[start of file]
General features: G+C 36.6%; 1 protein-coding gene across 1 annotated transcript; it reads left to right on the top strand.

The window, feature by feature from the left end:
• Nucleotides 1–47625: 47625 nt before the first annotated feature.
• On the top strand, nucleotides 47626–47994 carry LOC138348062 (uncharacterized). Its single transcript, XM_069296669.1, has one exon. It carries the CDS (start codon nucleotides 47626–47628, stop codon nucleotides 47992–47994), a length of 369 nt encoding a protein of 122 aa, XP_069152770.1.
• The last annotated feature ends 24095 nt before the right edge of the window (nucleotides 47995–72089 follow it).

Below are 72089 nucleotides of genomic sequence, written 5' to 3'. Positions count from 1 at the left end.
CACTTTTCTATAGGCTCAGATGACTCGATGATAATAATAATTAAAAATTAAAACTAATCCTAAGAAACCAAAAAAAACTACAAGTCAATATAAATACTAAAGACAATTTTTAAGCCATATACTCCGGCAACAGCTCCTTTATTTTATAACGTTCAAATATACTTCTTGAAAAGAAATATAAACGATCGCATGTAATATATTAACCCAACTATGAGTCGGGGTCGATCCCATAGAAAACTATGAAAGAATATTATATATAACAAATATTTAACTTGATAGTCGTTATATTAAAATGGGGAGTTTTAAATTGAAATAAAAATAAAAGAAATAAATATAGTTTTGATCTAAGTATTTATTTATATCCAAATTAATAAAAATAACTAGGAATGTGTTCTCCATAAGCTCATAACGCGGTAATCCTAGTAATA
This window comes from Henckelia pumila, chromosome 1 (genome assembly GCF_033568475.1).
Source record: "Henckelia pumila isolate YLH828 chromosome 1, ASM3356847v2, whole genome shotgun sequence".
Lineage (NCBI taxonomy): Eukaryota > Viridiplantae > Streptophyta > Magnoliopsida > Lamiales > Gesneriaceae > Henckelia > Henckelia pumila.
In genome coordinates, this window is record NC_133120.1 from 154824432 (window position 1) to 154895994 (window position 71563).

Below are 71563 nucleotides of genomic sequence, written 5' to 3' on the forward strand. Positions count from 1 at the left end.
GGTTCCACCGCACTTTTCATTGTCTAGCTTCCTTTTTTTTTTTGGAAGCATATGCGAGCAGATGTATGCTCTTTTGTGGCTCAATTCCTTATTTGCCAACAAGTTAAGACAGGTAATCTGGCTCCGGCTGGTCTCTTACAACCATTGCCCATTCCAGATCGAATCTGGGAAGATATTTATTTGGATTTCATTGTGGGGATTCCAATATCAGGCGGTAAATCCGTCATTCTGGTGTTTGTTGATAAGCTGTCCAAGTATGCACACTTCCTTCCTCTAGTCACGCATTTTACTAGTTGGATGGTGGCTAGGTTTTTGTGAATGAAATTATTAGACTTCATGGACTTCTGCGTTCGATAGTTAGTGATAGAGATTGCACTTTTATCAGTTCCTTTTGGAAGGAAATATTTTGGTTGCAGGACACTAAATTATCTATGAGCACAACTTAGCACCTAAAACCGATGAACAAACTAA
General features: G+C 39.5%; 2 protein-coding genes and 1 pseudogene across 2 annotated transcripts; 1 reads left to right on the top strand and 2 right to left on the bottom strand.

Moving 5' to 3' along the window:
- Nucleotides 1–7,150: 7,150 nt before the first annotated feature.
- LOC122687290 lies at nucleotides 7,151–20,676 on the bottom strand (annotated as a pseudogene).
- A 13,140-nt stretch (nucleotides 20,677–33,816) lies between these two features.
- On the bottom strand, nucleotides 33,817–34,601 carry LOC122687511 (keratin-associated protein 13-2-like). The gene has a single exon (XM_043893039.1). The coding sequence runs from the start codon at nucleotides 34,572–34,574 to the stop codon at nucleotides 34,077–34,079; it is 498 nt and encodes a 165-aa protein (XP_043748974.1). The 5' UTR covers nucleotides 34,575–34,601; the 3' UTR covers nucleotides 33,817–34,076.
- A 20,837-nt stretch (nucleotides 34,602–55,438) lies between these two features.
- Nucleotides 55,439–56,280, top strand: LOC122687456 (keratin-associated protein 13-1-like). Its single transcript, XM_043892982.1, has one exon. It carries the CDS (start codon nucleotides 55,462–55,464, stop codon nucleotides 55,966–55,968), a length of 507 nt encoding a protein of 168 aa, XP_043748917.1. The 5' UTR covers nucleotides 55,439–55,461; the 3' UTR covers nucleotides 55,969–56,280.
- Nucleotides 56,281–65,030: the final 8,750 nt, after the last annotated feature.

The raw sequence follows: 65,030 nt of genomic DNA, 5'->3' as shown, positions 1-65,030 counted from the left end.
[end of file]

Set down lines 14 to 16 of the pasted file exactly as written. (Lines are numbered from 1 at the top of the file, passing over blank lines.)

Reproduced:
General features: G+C 39.5%; 2 protein-coding genes and 1 pseudogene across 2 annotated transcripts; 1 reads left to right on the top strand and 2 right to left on the bottom strand.

Moving 5' to 3' along the window:
- Nucleotides 1–7,150: 7,150 nt before the first annotated feature.